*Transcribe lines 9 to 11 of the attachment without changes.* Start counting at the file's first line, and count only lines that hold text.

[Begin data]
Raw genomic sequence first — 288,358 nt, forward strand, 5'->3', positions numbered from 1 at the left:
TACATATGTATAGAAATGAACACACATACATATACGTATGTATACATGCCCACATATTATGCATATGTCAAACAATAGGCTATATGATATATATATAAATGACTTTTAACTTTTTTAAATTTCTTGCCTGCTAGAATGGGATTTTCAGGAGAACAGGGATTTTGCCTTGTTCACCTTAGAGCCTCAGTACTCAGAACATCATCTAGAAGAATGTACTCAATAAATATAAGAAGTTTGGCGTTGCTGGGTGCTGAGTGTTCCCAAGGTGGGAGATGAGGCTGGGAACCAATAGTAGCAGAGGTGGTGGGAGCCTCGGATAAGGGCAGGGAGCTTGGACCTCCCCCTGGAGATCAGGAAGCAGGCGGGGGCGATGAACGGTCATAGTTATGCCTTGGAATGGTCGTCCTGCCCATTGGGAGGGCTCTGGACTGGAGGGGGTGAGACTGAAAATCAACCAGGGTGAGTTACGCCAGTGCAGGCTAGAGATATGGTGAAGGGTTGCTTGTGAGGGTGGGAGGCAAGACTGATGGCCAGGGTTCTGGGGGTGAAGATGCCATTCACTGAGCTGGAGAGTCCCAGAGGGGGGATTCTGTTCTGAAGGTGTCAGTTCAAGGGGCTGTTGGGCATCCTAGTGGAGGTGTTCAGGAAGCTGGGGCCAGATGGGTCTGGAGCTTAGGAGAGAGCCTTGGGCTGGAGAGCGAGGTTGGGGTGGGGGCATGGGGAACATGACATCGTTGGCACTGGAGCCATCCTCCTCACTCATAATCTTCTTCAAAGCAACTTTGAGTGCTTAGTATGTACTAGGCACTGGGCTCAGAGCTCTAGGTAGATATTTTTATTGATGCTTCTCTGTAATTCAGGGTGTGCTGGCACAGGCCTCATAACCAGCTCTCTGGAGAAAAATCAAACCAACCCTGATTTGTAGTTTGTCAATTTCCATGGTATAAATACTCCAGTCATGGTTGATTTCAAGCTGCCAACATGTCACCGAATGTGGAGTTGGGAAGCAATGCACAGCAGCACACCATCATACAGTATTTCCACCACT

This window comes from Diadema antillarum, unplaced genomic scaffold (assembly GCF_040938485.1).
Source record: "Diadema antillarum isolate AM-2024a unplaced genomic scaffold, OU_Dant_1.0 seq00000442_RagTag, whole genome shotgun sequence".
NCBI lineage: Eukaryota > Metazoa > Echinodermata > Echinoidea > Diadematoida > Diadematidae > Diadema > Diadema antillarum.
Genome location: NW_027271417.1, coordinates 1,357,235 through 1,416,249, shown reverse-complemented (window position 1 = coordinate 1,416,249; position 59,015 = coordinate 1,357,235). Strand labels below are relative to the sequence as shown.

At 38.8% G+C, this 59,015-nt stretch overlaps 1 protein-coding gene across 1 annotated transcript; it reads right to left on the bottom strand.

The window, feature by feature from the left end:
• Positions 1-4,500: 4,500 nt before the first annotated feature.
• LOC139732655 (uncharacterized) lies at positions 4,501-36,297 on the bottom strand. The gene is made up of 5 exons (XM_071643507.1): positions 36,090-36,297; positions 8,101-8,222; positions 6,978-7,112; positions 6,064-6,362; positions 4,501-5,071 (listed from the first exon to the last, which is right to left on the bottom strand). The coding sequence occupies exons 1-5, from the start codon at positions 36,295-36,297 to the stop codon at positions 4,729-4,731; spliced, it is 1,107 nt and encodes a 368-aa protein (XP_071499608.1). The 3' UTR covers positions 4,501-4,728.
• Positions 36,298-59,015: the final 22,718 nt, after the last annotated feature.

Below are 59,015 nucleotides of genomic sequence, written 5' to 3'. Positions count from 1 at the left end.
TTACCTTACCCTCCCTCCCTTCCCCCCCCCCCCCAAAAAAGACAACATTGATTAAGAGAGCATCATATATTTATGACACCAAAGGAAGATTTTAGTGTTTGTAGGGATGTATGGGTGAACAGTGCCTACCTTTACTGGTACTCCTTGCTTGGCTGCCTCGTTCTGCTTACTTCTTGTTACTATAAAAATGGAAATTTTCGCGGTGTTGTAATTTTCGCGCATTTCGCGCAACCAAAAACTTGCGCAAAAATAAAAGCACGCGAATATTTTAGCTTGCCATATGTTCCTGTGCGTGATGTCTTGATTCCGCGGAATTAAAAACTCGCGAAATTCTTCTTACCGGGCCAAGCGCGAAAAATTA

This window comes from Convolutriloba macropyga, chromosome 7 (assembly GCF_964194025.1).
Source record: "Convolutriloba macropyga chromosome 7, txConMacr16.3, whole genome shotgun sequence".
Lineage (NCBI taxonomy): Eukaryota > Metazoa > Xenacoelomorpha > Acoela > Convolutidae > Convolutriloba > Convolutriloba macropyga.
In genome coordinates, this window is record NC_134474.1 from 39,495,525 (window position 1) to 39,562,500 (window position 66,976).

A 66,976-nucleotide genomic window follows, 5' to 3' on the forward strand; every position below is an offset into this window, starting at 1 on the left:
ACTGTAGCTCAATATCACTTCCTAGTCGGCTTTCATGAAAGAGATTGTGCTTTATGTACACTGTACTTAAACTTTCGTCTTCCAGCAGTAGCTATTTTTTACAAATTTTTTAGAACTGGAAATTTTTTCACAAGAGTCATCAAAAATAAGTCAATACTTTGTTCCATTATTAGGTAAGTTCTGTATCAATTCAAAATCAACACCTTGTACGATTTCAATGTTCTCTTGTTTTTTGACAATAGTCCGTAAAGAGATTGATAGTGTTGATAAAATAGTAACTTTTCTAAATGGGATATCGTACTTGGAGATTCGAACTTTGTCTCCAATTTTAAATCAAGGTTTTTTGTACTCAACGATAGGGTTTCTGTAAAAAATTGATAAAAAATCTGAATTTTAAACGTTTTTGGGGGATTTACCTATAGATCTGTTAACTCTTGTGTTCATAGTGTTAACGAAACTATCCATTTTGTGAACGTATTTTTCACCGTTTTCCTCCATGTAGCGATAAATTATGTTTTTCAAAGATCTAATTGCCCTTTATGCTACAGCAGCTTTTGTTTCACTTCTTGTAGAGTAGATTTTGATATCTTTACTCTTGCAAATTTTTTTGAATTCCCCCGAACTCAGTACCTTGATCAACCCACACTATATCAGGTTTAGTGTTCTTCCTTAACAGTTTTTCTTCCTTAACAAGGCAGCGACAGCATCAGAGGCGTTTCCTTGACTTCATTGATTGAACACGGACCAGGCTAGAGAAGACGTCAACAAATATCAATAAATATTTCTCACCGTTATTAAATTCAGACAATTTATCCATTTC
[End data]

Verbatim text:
• Positions 1-4,500: 4,500 nt before the first annotated feature.
• LOC139732655 (uncharacterized) lies at positions 4,501-36,297 on the bottom strand. The gene is made up of 5 exons (XM_071643507.1): positions 36,090-36,297; positions 8,101-8,222; positions 6,978-7,112; positions 6,064-6,362; positions 4,501-5,071 (listed from the first exon to the last, which is right to left on the bottom strand). The coding sequence occupies exons 1-5, from the start codon at positions 36,295-36,297 to the stop codon at positions 4,729-4,731; spliced, it is 1,107 nt and encodes a 368-aa protein (XP_071499608.1). The 3' UTR covers positions 4,501-4,728.
• Positions 36,298-59,015: the final 22,718 nt, after the last annotated feature.